Despite daily updates to spam filters and contact blocking, I wake up every day to a variety of invitations to submit to journals.

  • No good journal does that. They have lots of submissions.

The spam emails highlight the wild west of predatory journals, often with names that try to imitate real journals. Today’s was the “New American Journal of Medicine”, a not-so-subtle variation of the New England Journal of Medicine or the American Journal of Medicine. It looks like that journal has published a total of 8 papers in 2019. I looked at one of them and “crap” is my generous assessment. It’s a paper that recommends a treatment for pregnant women and it’s one page long, does not disclose the funding source, fails to fulfill pretty much every standard reporting requirement for a clinical trial and reports essentially no specific data or analysis. But, it’s “published data” and therefore now on someone’s CV.

The state of the scientific literature is pretty messed up. “Show me the study” has been a common refrain, but it’s not as useful these days because anything can get published.


  • Too many journals.
  • Predatory journals.
  • Profit.

Good journals screen out the weak articles. High impact journals publish a minority (5-25%) of the articles submitted to them (and bear in mind most often people only send their best papers to those journals). Some journals that are still good quality take lower impact papers that are still good science. Some journals take whatever they can get, just trying to screen out the bad science.

Others will take whatever they can get, as long as the authors can pay. Sadly, there are literally thousands of those, and they’re the worst kind.

Some people don’t realize most researchers don’t get paid to write scientific papers, and in some cases it’s quite the opposite. Some journals still publish at no cost, but increasingly, there are publication fees that may range from a few hundred to a few thousand dollars. That, itself, isn’t necessarily the problem. Some journals charge fees so that the papers can be open access (available to anyone, without a need for a subscription). However, some journal charge a couple thousand dollars, make a nice profit and don’t particularly care about the science.

As someone who’s an associate editor, editorial board member and frequent reviewer for many journals, I see the good and bad.

  • I see papers that should be published accepted.
  • I see good quality papers rejected by good journals, knowing they’ll still end up in another good journal.
  • I see bad papers rejected.

However, I also see…

  • Horrible quality papers rejected that I know will (unfortunately) still end up published somewhere else.
  • Published papers that clearly didn’t undergo any/much peer review, or at least peer review of any quality and/or editors that paid any attention.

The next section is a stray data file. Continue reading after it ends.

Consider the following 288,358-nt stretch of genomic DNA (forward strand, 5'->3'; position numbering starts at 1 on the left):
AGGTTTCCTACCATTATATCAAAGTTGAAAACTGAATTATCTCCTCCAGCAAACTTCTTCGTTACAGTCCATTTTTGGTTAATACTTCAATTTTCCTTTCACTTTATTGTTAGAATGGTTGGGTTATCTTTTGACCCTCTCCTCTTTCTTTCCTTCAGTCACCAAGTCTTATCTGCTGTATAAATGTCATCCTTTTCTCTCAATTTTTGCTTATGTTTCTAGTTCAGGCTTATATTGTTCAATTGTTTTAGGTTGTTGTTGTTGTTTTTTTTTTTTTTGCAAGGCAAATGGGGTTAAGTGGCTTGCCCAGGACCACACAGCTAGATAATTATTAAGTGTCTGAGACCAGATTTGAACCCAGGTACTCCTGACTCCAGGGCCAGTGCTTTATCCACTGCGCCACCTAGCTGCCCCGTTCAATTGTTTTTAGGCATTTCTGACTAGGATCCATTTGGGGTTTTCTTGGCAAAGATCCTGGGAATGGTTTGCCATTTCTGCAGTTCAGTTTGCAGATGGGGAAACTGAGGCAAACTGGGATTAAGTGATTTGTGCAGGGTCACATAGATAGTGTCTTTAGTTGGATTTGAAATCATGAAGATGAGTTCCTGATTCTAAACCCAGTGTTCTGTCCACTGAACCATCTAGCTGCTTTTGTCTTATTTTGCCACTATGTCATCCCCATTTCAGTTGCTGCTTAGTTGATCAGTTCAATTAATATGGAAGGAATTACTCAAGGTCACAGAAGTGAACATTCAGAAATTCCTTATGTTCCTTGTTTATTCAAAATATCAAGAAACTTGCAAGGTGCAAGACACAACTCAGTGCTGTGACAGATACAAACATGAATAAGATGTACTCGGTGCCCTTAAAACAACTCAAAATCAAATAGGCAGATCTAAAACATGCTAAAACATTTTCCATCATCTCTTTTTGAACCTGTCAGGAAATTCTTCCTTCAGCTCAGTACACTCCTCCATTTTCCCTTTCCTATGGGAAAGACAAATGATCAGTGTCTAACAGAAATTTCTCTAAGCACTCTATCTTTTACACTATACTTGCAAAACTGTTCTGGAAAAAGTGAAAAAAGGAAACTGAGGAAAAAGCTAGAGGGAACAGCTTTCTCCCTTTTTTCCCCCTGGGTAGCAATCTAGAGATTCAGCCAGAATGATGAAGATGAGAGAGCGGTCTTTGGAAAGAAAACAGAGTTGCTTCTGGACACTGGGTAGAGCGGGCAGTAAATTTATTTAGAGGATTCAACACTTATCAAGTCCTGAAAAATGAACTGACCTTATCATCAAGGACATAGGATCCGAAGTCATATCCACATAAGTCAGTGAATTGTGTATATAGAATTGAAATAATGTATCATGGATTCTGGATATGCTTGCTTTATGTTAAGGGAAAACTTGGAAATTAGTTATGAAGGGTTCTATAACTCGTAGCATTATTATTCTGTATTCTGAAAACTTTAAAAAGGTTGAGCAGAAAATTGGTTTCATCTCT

It’s frustrating to be reviewing a paper that’s complete crap, knowing it will find a home in a journal eventually and still become part of the “published literature.” Yes, it will most likely be in a bottom-feeder journal that many of us in the scientific community know is dodgy, but not everyone will realize the difference. Sometimes that’s just frustrating, because poor quality science shouldn’t be published and just “muddies the water” of what’s out there. However, when it deals with clinical matters (e.g. diagnosis, treatment of disease) it can actually be harmful, because poor quality or invalid data shouldn’t form the basis of decisions. Yet, it happens.

There have been a couple “stings,” where fake (and clearly garbage) papers have been submitted to journals. The highest profile was one that was published in Science (Bohannon, 2013).  The author submitted a paper to several journals.  It was later said of the study that “Any reviewer with more than a high-school knowledge of chemistry and the ability to understand a basic data plot should have spotted the paper’s short-comings immediately. Its experiments are so hopelessly flawed that the results are meaningless.” More than 50% of the open access journals to which it was submitted accepted it.

There are many reasons these dodgy journals are used.

  • “Publish or perish” as they say in academia isn’t quite true, but it’s pretty close. Junior faculty need to show productivity to keep their positions or move into the increasingly elusive tenured positions. Published scientific papers is a key metric, because it’s easy to count.
  • Some people get taken advantage of, not realizing the journal is predatory (or that fees are so high, until after the paper is accepted).
  • Commercial profit. Companies want to say their products are supported by published data. If the data aren’t actually any good, the amount of money that it takes to get something published is inconsequential for most companies (and cheaper than going back to the drawing board).

Open access isn’t inherently bad. There are excellent open access journals that charge a couple of thousand dollars per paper for publication but have high standards. Open access is actually ideal as it means the science is available to everyone. It just has to be acceptable science, and that’s where things start to fall apart.

Anyway… enough ranting. I always like to say “don’t talk about a problem without talking about a solution” but I don’t have an easy solution. More awareness is key, which is why sites that track predatory journals, such as Beall’s List, are important. It’s a good update on a sad state of affairs.